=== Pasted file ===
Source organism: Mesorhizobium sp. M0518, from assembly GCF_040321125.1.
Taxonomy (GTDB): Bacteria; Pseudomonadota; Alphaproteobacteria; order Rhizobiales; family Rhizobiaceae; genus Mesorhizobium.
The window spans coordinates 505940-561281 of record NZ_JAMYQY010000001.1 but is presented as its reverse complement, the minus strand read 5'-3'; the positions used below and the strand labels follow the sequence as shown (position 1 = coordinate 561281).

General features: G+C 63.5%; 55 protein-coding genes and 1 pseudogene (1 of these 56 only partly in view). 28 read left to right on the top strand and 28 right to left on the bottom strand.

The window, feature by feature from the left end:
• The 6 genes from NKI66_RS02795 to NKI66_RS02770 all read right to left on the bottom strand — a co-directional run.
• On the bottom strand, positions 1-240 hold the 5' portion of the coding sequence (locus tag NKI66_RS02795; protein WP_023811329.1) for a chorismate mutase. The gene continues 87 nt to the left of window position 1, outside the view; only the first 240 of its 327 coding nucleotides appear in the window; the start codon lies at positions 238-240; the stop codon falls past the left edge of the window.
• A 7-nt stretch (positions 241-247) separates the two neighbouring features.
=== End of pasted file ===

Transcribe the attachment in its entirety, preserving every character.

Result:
Source organism: Mesorhizobium sp. M0518, from assembly GCF_040321125.1.
Taxonomy (GTDB): Bacteria; Pseudomonadota; Alphaproteobacteria; order Rhizobiales; family Rhizobiaceae; genus Mesorhizobium.
The window spans coordinates 505940-561281 of record NZ_JAMYQY010000001.1 but is presented as its reverse complement, the minus strand read 5'-3'; the positions used below and the strand labels follow the sequence as shown (position 1 = coordinate 561281).

General features: G+C 63.5%; 55 protein-coding genes and 1 pseudogene (1 of these 56 only partly in view). 28 read left to right on the top strand and 28 right to left on the bottom strand.

The window, feature by feature from the left end:
• The 6 genes from NKI66_RS02795 to NKI66_RS02770 all read right to left on the bottom strand — a co-directional run.
• On the bottom strand, positions 1-240 hold the 5' portion of the coding sequence (locus tag NKI66_RS02795; protein WP_023811329.1) for a chorismate mutase. The gene continues 87 nt to the left of window position 1, outside the view; only the first 240 of its 327 coding nucleotides appear in the window; the start codon lies at positions 238-240; the stop codon falls past the left edge of the window.
• A 7-nt stretch (positions 241-247) separates the two neighbouring features.